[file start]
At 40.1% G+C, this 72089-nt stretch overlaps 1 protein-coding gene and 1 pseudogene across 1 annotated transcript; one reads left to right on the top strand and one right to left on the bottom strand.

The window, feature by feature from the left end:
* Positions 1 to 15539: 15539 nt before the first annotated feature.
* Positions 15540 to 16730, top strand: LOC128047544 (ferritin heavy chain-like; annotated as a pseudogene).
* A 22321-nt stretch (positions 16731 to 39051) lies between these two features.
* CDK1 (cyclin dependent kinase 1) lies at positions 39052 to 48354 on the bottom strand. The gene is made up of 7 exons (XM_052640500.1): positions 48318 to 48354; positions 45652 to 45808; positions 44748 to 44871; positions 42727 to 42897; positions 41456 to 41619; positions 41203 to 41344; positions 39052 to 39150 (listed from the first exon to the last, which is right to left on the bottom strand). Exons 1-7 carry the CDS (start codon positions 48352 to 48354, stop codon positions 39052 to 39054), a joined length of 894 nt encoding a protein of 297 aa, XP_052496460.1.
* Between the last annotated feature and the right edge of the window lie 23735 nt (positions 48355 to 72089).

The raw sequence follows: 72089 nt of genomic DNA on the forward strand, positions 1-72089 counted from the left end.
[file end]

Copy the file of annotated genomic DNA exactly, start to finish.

At 40.1% G+C, this 72089-nt stretch overlaps 1 protein-coding gene and 1 pseudogene across 1 annotated transcript; one reads left to right on the top strand and one right to left on the bottom strand.

The window, feature by feature from the left end:
* Positions 1 to 15539: 15539 nt before the first annotated feature.
* Positions 15540 to 16730, top strand: LOC128047544 (ferritin heavy chain-like; annotated as a pseudogene).
* A 22321-nt stretch (positions 16731 to 39051) lies between these two features.
* CDK1 (cyclin dependent kinase 1) lies at positions 39052 to 48354 on the bottom strand. The gene is made up of 7 exons (XM_052640500.1): positions 48318 to 48354; positions 45652 to 45808; positions 44748 to 44871; positions 42727 to 42897; positions 41456 to 41619; positions 41203 to 41344; positions 39052 to 39150 (listed from the first exon to the last, which is right to left on the bottom strand). Exons 1-7 carry the CDS (start codon positions 48352 to 48354, stop codon positions 39052 to 39054), a joined length of 894 nt encoding a protein of 297 aa, XP_052496460.1.
* Between the last annotated feature and the right edge of the window lie 23735 nt (positions 48355 to 72089).

The raw sequence follows: 72089 nt of genomic DNA on the forward strand, positions 1-72089 counted from the left end.